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Meditation 4/4/12 Listening to the Message

April 4th, 2012 § 0 comments

For the Wednesday of Holy Week, we consider the second Suffering Servant poem, found in Isaiah 49:1-7. This is a text full of images and inspirations. In his commentary in “Feasting on the Word; Preaching the Revised Common Lectionary” Year B, volume 2, eds. Bartlett and Brown Taylor, Westminster John Knox Press, 2008 Allan Hugh Cole, Jr., of Austin Presbyterian Seminary in Texas notes this about the opening verse, which calls to us twice to listen to the word of God.

“Contemporary people, including people of faith, tend not to listen well. Life’s pace and demands burden our attention span and get in the way of listening. Moreover, many of us tend to be suspicious when it comes to listening to someone talk so confidently about God, particularly when this listening includes lending credence to the one who claims to speak on God’s behalf. Understandably so! There are too many false prophets in our time. Such self-appointed vessels of divine posture and pleasure presume too much about God and themselves, just as they did in Isaiah’s time.”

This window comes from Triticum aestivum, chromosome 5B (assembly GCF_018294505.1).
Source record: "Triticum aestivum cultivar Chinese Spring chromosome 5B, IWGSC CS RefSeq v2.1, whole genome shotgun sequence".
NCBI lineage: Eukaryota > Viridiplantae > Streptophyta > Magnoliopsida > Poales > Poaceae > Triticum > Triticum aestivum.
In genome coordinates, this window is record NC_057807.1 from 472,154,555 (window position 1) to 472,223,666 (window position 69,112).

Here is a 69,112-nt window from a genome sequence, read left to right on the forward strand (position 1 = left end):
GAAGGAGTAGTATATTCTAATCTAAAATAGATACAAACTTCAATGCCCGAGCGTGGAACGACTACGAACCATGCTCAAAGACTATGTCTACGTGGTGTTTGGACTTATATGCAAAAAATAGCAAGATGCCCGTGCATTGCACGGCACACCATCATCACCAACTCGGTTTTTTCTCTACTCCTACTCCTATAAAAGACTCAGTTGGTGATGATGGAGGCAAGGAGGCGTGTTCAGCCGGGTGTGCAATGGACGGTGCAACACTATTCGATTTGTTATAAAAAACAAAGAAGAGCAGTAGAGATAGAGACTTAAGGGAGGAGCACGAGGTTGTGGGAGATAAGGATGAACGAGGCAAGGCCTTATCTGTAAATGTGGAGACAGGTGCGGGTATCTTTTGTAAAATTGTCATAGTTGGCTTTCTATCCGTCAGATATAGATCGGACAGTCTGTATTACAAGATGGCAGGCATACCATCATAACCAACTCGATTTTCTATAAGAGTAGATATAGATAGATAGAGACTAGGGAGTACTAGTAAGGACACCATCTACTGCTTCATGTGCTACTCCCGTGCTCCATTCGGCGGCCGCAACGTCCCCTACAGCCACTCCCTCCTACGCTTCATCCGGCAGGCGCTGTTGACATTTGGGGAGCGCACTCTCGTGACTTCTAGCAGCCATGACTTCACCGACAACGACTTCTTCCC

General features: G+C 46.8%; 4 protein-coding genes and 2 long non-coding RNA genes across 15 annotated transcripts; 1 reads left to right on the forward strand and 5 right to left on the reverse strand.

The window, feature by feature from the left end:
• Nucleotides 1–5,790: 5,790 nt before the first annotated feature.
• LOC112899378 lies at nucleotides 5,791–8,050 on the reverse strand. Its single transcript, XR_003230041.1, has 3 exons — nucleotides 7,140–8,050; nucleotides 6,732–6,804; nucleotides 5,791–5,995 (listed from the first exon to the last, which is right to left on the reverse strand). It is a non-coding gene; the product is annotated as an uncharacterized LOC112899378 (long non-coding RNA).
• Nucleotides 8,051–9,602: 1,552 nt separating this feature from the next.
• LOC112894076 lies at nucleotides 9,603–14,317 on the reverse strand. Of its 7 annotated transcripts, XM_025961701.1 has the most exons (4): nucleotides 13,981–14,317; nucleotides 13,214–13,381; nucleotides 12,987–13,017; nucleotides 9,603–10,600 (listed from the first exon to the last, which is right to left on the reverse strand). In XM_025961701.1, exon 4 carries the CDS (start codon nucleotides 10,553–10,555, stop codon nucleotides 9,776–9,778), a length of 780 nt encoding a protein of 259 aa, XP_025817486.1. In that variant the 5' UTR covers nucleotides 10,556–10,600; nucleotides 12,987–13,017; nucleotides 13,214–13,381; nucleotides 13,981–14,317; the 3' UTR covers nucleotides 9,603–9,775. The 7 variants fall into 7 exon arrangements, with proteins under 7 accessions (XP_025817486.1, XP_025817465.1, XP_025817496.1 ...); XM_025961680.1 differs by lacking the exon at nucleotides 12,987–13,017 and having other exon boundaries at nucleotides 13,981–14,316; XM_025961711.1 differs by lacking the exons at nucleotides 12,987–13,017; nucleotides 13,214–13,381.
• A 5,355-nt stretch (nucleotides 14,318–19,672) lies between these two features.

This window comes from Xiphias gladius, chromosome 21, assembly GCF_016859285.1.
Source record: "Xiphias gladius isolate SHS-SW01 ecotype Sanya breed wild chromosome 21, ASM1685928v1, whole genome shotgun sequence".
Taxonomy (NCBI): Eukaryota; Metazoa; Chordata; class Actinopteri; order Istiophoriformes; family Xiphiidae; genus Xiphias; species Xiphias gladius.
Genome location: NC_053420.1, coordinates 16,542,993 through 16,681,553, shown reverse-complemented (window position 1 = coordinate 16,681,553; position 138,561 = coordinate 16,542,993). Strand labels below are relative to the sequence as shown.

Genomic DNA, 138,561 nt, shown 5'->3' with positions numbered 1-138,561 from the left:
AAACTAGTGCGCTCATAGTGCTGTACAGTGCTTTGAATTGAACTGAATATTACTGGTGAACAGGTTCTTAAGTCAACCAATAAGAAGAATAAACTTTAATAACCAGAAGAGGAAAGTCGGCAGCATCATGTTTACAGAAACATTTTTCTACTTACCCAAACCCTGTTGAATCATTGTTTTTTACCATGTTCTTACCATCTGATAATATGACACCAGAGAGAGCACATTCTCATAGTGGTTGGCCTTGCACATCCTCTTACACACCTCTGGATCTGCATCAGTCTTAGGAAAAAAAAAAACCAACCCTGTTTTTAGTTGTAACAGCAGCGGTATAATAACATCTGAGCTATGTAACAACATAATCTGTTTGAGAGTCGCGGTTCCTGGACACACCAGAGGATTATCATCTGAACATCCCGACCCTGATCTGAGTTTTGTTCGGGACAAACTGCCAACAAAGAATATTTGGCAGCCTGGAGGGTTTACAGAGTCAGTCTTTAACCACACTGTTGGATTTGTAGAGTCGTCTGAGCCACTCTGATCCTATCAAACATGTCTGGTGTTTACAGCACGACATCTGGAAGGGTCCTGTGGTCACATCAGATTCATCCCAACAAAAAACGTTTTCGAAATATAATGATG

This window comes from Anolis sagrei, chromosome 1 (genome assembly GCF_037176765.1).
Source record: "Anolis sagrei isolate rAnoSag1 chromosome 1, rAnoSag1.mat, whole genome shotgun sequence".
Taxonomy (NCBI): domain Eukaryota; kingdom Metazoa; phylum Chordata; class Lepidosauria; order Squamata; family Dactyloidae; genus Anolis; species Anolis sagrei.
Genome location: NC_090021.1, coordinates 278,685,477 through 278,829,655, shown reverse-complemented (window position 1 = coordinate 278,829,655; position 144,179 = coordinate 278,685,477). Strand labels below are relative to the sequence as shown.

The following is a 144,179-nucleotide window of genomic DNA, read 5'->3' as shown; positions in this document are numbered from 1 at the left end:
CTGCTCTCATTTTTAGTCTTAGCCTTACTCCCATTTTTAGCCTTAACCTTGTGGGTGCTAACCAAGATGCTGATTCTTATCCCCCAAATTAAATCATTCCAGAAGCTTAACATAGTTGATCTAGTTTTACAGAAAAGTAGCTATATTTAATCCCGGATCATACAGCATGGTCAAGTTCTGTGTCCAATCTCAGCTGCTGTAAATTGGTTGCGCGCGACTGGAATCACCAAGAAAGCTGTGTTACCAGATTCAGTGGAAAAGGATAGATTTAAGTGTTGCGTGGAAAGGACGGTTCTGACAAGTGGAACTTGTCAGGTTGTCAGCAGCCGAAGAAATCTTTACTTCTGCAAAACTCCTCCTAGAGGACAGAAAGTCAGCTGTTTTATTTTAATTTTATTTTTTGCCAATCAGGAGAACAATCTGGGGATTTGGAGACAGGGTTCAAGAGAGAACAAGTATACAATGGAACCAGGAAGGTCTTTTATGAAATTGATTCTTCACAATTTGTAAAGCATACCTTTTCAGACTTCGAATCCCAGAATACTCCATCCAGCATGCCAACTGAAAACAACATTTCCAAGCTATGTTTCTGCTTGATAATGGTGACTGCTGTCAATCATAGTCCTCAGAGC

“The basis for the prophet’s plea, however, is not primarily the messenger, but rather the message. Moreover, if we believe that God speaks through people, as both the Bible and tradition have long held, then we must find ways to temper our suspicion about giving an ear to such spokespersons with openness to two possibilities. The first is that God still has something significant to say, and to say to US. The second is that God’s servants, who function as God’s spokespersons, are the means by which God chooses to say it. And that is true whether the servant is a particular person (e.g., a preacher, politician, homeless person, or prisoner), a collection of persons (e.g., a congregation, denomination, advocacy group, or mission organization), or even a larger nation or people.”

Of course listening is only the very first part of this text. Then we are to do something with the message we have heard. Isaiah speaks of his powerful sense that God has called him and given him work to do (verses 1b through 5) and, in verse 6, gives him an ever greater message and task. That task reaches all the way to us, and if we can listen well, that task calls us to the same level of response Isaiah gave. Are we listening? Can we hear the voice of God through the voices outside and inside of us? It is not too much of a stretch to hear God saying, to us as was said to Isaiah, “The Holy One of Israel has chosen you.”

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